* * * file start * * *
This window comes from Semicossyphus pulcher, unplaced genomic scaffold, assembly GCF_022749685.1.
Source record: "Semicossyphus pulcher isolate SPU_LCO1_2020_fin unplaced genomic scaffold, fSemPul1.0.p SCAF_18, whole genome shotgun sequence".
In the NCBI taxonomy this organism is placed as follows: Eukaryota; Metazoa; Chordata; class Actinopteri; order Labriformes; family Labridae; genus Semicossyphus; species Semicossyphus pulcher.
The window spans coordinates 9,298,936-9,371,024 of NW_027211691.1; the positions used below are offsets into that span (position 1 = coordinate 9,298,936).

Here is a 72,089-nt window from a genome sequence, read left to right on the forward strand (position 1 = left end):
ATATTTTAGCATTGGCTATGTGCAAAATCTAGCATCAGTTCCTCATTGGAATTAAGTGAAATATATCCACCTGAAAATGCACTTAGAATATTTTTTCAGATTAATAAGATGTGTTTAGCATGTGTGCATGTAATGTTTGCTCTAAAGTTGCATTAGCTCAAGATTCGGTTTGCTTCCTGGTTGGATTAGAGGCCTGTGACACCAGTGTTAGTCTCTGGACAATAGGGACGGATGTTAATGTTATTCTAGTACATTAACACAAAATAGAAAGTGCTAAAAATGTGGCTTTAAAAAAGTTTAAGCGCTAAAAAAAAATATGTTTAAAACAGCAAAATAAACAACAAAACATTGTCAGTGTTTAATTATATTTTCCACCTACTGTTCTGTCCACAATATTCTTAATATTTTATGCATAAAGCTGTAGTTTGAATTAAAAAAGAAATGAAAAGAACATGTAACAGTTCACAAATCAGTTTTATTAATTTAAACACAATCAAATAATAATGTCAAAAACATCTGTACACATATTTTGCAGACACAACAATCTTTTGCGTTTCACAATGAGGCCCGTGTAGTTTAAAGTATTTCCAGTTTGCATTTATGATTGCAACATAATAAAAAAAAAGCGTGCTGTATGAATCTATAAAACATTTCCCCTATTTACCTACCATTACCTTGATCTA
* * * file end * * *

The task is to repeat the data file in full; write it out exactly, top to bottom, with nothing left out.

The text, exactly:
This window comes from Semicossyphus pulcher, unplaced genomic scaffold, assembly GCF_022749685.1.
Source record: "Semicossyphus pulcher isolate SPU_LCO1_2020_fin unplaced genomic scaffold, fSemPul1.0.p SCAF_18, whole genome shotgun sequence".
In the NCBI taxonomy this organism is placed as follows: Eukaryota; Metazoa; Chordata; class Actinopteri; order Labriformes; family Labridae; genus Semicossyphus; species Semicossyphus pulcher.
The window spans coordinates 9,298,936-9,371,024 of NW_027211691.1; the positions used below are offsets into that span (position 1 = coordinate 9,298,936).

Here is a 72,089-nt window from a genome sequence, read left to right on the forward strand (position 1 = left end):
ATATTTTAGCATTGGCTATGTGCAAAATCTAGCATCAGTTCCTCATTGGAATTAAGTGAAATATATCCACCTGAAAATGCACTTAGAATATTTTTTCAGATTAATAAGATGTGTTTAGCATGTGTGCATGTAATGTTTGCTCTAAAGTTGCATTAGCTCAAGATTCGGTTTGCTTCCTGGTTGGATTAGAGGCCTGTGACACCAGTGTTAGTCTCTGGACAATAGGGACGGATGTTAATGTTATTCTAGTACATTAACACAAAATAGAAAGTGCTAAAAATGTGGCTTTAAAAAAGTTTAAGCGCTAAAAAAAAATATGTTTAAAACAGCAAAATAAACAACAAAACATTGTCAGTGTTTAATTATATTTTCCACCTACTGTTCTGTCCACAATATTCTTAATATTTTATGCATAAAGCTGTAGTTTGAATTAAAAAAGAAATGAAAAGAACATGTAACAGTTCACAAATCAGTTTTATTAATTTAAACACAATCAAATAATAATGTCAAAAACATCTGTACACATATTTTGCAGACACAACAATCTTTTGCGTTTCACAATGAGGCCCGTGTAGTTTAAAGTATTTCCAGTTTGCATTTATGATTGCAACATAATAAAAAAAAAGCGTGCTGTATGAATCTATAAAACATTTCCCCTATTTACCTACCATTACCTTGATCTA